Now referring to FIG. 3, a circuit that is the fundamental building block 150 of the priority lookahead encoder 130 is shown. In the block 150, the signals m0, m1, m2, and m3 134 represent the status of memory cells of an associativity of a multi-layer array, for example, a four way associative array of 512 memory cells. The block 150 includes a first NOR gate 152 which serves to assert (denoted by m bar) if any of signals m0, m1, m2, or m3. 134 indicate a modification. has been modified. A second NOR gate 154 serves to turn on transistors 156 when enabled (denoted by ENABLE bar). The transistors 156 give an index address. The enable signal comes from the previous building block circuit 150 in the form of signal m bar (of the particular sequence of blocks as shown in FIG. 4), from enable signals 137 or input signals 144a, 144b or 144c, as the case may be, when that previous block or cell indicates a modified status.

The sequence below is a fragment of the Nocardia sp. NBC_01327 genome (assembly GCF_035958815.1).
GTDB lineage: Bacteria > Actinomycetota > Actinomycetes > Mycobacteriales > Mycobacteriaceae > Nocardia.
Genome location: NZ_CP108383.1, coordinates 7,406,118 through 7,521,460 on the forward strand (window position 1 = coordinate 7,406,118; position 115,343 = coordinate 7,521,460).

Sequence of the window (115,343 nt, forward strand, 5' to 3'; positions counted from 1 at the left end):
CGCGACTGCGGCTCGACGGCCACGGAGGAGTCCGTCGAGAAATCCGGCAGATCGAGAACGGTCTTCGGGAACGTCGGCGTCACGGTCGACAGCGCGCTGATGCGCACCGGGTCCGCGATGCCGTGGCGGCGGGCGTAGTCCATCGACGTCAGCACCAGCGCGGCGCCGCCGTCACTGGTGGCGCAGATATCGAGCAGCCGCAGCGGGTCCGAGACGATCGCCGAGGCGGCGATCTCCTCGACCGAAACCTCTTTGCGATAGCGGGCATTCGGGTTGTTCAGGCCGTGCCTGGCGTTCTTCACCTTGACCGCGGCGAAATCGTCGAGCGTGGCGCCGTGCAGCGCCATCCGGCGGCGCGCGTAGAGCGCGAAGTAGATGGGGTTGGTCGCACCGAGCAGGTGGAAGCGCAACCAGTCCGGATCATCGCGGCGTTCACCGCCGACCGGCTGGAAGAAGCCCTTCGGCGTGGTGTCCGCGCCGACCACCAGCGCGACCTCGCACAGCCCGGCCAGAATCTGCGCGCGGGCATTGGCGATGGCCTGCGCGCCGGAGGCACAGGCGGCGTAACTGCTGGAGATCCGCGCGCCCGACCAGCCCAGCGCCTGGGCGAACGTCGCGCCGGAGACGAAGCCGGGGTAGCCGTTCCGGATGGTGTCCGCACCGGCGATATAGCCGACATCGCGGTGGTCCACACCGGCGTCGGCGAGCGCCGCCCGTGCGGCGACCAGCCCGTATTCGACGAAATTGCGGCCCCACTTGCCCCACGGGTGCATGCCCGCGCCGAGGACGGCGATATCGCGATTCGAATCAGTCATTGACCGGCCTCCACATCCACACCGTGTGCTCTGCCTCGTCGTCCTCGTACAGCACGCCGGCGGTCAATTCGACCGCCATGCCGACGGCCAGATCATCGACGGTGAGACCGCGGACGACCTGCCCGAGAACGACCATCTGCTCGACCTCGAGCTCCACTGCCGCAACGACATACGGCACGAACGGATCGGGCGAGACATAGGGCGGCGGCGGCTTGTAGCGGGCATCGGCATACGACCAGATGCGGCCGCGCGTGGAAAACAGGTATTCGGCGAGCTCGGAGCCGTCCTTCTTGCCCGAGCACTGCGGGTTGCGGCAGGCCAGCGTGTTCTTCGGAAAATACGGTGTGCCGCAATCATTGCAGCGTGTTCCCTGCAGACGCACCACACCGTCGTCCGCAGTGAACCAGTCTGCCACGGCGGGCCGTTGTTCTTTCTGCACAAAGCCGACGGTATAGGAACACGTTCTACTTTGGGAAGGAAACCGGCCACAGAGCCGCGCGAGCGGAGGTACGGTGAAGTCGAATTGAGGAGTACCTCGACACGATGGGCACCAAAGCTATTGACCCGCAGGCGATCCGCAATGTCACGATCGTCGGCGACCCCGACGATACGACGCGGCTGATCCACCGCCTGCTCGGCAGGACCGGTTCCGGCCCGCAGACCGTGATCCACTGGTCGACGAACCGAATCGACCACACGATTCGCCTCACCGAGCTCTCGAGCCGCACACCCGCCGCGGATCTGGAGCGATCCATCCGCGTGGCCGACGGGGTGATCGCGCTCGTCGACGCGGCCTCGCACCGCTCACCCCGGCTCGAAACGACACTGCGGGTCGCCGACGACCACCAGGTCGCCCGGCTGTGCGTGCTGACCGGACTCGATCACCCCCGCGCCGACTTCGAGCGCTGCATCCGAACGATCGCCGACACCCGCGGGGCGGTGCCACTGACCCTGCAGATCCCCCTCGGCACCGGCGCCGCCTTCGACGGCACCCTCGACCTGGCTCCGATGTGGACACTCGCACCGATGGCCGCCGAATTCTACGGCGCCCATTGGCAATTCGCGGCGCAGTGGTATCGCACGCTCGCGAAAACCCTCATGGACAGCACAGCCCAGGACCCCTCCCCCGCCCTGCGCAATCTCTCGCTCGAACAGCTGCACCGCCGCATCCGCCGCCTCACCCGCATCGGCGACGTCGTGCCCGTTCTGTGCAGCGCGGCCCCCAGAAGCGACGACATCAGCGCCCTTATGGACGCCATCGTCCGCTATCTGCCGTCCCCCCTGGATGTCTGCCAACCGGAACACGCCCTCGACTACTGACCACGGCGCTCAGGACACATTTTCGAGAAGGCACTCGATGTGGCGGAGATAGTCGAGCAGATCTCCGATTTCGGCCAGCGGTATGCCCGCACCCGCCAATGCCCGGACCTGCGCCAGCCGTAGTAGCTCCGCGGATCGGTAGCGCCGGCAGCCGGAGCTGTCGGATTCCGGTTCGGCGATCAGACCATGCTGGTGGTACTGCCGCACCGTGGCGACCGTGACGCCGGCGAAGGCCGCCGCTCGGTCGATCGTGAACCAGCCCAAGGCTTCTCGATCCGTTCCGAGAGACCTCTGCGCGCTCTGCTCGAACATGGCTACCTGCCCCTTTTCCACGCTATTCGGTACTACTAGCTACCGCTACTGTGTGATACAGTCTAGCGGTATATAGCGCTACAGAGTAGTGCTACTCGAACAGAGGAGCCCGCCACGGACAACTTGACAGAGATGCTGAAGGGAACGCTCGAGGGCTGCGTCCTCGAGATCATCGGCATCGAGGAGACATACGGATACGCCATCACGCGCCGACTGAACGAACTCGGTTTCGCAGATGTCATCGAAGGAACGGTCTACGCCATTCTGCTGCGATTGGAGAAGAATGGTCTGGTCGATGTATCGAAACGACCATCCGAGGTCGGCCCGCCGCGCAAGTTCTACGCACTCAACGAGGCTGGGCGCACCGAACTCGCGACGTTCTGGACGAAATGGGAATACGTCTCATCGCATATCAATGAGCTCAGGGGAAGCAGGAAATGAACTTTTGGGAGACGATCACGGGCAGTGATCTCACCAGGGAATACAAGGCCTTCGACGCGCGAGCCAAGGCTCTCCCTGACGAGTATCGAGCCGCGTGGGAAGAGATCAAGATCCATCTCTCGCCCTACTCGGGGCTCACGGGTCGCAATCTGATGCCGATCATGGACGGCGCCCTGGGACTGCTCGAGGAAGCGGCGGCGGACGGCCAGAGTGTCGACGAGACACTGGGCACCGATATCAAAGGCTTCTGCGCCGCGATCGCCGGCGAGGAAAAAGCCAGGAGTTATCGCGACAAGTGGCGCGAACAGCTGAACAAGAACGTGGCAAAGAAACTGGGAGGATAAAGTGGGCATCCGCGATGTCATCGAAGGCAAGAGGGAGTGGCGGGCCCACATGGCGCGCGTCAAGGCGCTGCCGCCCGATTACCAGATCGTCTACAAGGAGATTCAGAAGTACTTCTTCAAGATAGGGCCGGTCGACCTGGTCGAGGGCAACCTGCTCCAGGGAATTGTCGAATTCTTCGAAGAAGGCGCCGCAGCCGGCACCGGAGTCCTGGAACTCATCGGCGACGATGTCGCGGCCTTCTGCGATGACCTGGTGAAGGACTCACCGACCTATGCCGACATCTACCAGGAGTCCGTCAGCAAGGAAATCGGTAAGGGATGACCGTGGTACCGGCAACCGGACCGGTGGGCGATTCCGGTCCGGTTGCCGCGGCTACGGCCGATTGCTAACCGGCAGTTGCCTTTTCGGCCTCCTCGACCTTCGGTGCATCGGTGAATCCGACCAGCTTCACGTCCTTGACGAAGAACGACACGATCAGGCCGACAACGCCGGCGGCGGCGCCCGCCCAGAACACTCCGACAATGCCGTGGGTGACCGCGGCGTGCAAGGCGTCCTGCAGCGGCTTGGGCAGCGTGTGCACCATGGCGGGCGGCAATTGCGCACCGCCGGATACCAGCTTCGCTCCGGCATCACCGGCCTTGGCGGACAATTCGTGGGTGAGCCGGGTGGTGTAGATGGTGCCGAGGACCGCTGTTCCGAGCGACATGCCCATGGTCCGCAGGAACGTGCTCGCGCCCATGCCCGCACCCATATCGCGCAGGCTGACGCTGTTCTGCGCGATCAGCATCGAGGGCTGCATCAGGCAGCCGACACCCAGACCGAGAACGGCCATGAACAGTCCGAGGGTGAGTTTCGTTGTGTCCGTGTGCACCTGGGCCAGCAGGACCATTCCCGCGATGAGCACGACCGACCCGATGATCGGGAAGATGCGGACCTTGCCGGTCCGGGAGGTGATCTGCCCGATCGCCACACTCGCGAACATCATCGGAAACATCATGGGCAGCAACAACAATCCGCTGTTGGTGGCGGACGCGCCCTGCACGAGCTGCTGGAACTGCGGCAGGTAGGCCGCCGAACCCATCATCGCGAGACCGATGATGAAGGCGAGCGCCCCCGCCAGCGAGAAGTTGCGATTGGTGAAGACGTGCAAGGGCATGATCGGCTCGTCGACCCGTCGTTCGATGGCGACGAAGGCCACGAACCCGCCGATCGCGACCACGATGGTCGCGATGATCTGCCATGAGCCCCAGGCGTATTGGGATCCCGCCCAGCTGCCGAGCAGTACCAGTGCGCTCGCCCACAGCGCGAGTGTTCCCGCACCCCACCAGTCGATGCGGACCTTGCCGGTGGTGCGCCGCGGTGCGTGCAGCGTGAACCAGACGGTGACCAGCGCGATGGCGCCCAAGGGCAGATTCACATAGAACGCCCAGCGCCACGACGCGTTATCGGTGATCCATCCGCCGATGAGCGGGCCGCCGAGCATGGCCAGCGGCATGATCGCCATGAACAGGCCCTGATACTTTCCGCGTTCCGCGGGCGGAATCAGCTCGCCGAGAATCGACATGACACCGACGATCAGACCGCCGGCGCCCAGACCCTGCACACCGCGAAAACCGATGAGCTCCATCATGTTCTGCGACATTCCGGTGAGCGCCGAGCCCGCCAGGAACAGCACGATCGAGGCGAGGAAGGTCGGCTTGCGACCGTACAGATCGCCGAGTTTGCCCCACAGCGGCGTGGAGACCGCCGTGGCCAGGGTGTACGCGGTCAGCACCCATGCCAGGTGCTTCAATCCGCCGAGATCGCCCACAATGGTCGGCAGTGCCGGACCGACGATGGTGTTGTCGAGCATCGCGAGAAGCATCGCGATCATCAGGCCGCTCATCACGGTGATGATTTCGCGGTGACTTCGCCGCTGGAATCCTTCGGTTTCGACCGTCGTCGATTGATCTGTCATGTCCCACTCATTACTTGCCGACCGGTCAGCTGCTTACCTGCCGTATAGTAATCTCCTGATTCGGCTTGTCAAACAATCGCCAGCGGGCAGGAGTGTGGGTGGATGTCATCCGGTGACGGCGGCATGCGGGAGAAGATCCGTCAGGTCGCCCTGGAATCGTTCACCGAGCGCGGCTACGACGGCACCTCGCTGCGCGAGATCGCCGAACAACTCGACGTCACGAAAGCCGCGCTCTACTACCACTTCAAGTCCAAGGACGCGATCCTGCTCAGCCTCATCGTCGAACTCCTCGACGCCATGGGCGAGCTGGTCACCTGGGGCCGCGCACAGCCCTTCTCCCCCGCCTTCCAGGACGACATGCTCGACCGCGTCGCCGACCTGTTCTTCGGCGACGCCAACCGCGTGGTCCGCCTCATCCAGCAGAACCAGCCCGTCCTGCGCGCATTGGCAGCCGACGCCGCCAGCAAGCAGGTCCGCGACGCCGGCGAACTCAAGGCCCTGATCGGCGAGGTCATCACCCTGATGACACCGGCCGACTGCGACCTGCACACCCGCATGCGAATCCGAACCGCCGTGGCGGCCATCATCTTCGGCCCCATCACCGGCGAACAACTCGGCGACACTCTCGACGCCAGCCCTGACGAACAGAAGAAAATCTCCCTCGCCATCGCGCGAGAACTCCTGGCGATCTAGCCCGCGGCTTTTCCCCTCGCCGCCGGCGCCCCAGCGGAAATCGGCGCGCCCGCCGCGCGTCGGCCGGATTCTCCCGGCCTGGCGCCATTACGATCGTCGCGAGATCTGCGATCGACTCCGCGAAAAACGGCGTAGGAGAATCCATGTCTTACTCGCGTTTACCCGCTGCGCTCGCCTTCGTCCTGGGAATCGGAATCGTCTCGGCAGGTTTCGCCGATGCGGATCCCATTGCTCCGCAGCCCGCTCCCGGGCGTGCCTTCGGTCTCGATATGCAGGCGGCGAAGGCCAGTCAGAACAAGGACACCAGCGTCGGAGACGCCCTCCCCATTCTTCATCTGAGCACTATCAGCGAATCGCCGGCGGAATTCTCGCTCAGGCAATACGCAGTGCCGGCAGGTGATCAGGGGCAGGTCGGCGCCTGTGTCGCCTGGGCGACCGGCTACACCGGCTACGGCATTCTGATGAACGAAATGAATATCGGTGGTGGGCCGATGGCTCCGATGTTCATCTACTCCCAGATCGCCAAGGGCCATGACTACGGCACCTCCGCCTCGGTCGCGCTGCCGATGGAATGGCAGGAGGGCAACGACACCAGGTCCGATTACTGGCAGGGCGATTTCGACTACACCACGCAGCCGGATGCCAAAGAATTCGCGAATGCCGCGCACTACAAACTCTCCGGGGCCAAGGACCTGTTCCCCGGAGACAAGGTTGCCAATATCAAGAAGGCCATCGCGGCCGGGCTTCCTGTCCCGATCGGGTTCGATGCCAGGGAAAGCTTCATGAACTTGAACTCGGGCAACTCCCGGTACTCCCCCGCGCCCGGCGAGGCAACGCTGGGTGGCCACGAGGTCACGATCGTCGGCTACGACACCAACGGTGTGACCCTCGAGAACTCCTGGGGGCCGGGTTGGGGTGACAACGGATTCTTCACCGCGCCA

Continuing to refer to FIG. 3, as those skilled in the art will appreciate, the transistors 156 represent precharge, discharge lines. Though not shown in FIG. 3 in detail, the block 150 will comprise additional precharge circuitry. The precharge circuitry is set up so that only the (Level 1) will have precharges. There is a single precharge on each of the fourteen lines (only the seven true lines are shown, the seven complement lines are not shown) of the index address and on each of the four lines of the associativity address. If any of signals m0, m1, m2, or m3 134 is asserted in the block 150, transistors 156 will discharge an address (i.e., location) that corresponds to the signal. It is understood that the transistors 156 shown in FIG. 3 would output a "true" index address of "0000000", transistors 156 would be appropriately configured to generate the corresponding index address for each set of signals m0-m3 134. Further, the assertion enables certain associativity detection logic of the encoder 130, turned on by transistor 158, to give modified bits m0, m1, m2, and/or m3 from transistors 160, which modified bits are the same as the input signals m0, m1, m2, and m3 to the block 150. The associativity detection, then, is performed by the block 150 by looking at the modified bits and discharging the corresponding associativity line that has been modified. In sum, the block 150 gives an index when a signal indicating a particular memory cell status (such as modified) is input and then an associativity related to the cell, but does not give any index or associativity if the input signals do not indicate such a particular memory cell status (such as modified).